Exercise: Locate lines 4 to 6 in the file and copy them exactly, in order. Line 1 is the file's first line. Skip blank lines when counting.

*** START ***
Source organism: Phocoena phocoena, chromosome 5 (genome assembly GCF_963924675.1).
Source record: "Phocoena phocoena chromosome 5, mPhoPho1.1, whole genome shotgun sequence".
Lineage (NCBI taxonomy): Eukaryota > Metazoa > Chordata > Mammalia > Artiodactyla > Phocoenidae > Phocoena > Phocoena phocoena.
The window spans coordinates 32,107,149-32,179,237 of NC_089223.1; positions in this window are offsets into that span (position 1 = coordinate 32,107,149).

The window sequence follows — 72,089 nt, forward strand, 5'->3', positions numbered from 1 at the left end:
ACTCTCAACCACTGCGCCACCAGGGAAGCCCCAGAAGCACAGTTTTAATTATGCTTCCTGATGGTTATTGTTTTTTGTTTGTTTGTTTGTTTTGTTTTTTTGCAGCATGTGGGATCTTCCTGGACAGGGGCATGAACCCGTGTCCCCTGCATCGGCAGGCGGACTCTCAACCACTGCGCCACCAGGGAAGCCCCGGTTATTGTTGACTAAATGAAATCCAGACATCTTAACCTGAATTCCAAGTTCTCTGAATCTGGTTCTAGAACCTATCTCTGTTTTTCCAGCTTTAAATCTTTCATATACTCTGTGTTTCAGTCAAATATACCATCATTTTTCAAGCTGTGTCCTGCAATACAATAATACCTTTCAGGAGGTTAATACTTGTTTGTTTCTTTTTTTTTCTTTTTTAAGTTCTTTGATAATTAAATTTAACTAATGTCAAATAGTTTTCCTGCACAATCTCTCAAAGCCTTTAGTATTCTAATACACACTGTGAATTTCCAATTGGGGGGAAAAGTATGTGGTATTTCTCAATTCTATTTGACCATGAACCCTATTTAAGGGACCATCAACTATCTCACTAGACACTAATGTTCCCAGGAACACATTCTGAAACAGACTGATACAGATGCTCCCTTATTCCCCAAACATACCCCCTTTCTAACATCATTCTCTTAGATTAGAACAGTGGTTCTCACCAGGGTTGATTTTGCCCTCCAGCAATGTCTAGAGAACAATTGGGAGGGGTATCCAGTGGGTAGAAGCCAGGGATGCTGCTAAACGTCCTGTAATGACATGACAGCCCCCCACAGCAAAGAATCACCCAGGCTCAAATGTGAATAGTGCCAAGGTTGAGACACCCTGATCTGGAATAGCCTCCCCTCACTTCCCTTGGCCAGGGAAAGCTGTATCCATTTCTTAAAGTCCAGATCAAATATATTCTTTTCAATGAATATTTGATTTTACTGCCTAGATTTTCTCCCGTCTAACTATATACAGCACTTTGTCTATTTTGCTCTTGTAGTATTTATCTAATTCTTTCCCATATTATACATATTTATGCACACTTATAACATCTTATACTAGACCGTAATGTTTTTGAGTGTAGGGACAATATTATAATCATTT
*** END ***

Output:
The window spans coordinates 32,107,149-32,179,237 of NC_089223.1; positions in this window are offsets into that span (position 1 = coordinate 32,107,149).

The window sequence follows — 72,089 nt, forward strand, 5'->3', positions numbered from 1 at the left end:
ACTCTCAACCACTGCGCCACCAGGGAAGCCCCAGAAGCACAGTTTTAATTATGCTTCCTGATGGTTATTGTTTTTTGTTTGTTTGTTTGTTTTGTTTTTTTGCAGCATGTGGGATCTTCCTGGACAGGGGCATGAACCCGTGTCCCCTGCATCGGCAGGCGGACTCTCAACCACTGCGCCACCAGGGAAGCCCCGGTTATTGTTGACTAAATGAAATCCAGACATCTTAACCTGAATTCCAAGTTCTCTGAATCTGGTTCTAGAACCTATCTCTGTTTTTCCAGCTTTAAATCTTTCATATACTCTGTGTTTCAGTCAAATATACCATCATTTTTCAAGCTGTGTCCTGCAATACAATAATACCTTTCAGGAGGTTAATACTTGTTTGTTTCTTTTTTTTTCTTTTTTAAGTTCTTTGATAATTAAATTTAACTAATGTCAAATAGTTTTCCTGCACAATCTCTCAAAGCCTTTAGTATTCTAATACACACTGTGAATTTCCAATTGGGGGGAAAAGTATGTGGTATTTCTCAATTCTATTTGACCATGAACCCTATTTAAGGGACCATCAACTATCTCACTAGACACTAATGTTCCCAGGAACACATTCTGAAACAGACTGATACAGATGCTCCCTTATTCCCCAAACATACCCCCTTTCTAACATCATTCTCTTAGATTAGAACAGTGGTTCTCACCAGGGTTGATTTTGCCCTCCAGCAATGTCTAGAGAACAATTGGGAGGGGTATCCAGTGGGTAGAAGCCAGGGATGCTGCTAAACGTCCTGTAATGACATGACAGCCCCCCACAGCAAAGAATCACCCAGGCTCAAATGTGAATAGTGCCAAGGTTGAGACACCCTGATCTGGAATAGCCTCCCCTCACTTCCCTTGGCCAGGGAAAGCTGTATCCATTTCTTAAAGTCCAGATCAAATATATTCTTTTCAATGAATATTTGATTTTACTGCCTAGATTTTCTCCCGTCTAACTATATACAGCACTTTGTCTATTTTGCTCTTGTAGTATTTATCTAATTCTTTCCCATATTATACATATTTATGCACACTTATAACATCTTATACTAGACCGTAATGTTTTTGAGTGTAGGGACAATATTATAATCATTT